Brazil Box Playlist

Brazil Box Playlist

This month we celebrate the music of Brazil. With musical influences from Africa, Europe, the Caribbean, North America, and neighboring countries in South America, Brazilian music is soulfully eclectic. We hope you enjoy this curated playlist!

Bossa Nova

Bossa Nova is a cool blend of samba and American jazz that was pioneered by João Gilberto. This lyrical style is accompanied by an acoustic guitar and percussion.


One of the most popular Brazilian music genres and dance styles, samba was first brought to Brazil via the African slave trade. Over the years, it’s evolved and spread across the globe.


Forró (pronounced with a light, guttural r) is a sensual music and dance style that originated in northeastern Brazil. It’s typically accompanied by zabumba (a bass drum), accordion, guitar, triangle, and a lyrical melody.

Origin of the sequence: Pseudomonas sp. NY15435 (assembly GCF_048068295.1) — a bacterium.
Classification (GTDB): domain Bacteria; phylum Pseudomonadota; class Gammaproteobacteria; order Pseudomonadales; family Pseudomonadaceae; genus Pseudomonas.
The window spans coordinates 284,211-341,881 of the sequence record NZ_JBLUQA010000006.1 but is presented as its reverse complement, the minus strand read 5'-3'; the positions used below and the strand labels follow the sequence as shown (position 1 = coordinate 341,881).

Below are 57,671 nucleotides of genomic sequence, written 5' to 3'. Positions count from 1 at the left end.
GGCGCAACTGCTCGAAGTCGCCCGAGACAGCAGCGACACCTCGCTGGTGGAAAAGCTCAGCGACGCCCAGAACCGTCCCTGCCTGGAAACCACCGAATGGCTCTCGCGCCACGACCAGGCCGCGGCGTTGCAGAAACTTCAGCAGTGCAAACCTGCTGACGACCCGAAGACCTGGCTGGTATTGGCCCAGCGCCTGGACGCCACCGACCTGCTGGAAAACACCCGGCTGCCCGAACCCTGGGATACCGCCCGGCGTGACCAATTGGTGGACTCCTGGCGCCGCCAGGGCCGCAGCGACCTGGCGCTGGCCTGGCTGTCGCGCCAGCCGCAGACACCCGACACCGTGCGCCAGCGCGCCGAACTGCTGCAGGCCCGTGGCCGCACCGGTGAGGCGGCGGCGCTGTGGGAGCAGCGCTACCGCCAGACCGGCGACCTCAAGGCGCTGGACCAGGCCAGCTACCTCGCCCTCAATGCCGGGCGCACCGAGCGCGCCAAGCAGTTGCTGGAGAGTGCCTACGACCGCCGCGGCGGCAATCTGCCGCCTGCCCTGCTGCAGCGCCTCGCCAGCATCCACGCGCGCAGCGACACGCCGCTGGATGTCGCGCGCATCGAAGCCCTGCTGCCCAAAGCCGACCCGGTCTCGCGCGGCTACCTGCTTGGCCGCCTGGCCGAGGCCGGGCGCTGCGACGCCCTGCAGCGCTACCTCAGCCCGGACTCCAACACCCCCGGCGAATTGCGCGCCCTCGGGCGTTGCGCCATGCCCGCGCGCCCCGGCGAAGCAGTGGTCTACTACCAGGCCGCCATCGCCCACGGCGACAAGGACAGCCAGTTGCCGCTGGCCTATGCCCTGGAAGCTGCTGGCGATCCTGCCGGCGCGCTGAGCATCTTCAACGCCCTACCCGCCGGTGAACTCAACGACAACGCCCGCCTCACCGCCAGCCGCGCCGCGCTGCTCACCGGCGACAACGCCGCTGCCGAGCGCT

Chôro, the grandfather of bossa nova known as the New Orleans jazz of Brazil, is a celebration of Brazil’s folk music. The composer Heitor Villa-Lobos was heavily influenced by this style when composing his well known Chôros series.


This Brazilian martial art originated among slaves from Angola and is accompanied by several local instruments, including berimbau (a single-stringed instrument with a hollow gourd), atabaque (and Afro-Brazilian hand drum), and pandeiro (a hand frame drum with jingles).

Manguebeat or Mangue Bit

Manguebeat or mangue bit may be one of the most dynamic and interesting musical genres from Brazil. Born in the Northeastern region of the country, manguebeat is a cultural response to the poverty in Recife, a coastal city in Brazil.


Souk-Lambada is a sensual music and dance style which incorporates forró, merengue, samba, carimbó, and zouk from the french-caribbean.

Afro-Brazilian fusion

Brazil has seen an incredible revival of Afro-Brazilian culture within the past two decades. Via the devastating slave trade that brought millions of people to Brazil, African culture—including music—was brought to South America. The musical styles from Africa have been well-preserved since their arrival in Brazil.


Axé is a smart combination of elétrico music, afoxé, samba-reggae, and modern pop that was popular in the 1990s.


Ijexa as similar so samba, but associated with the Afro-Brazilian religion of candomble.

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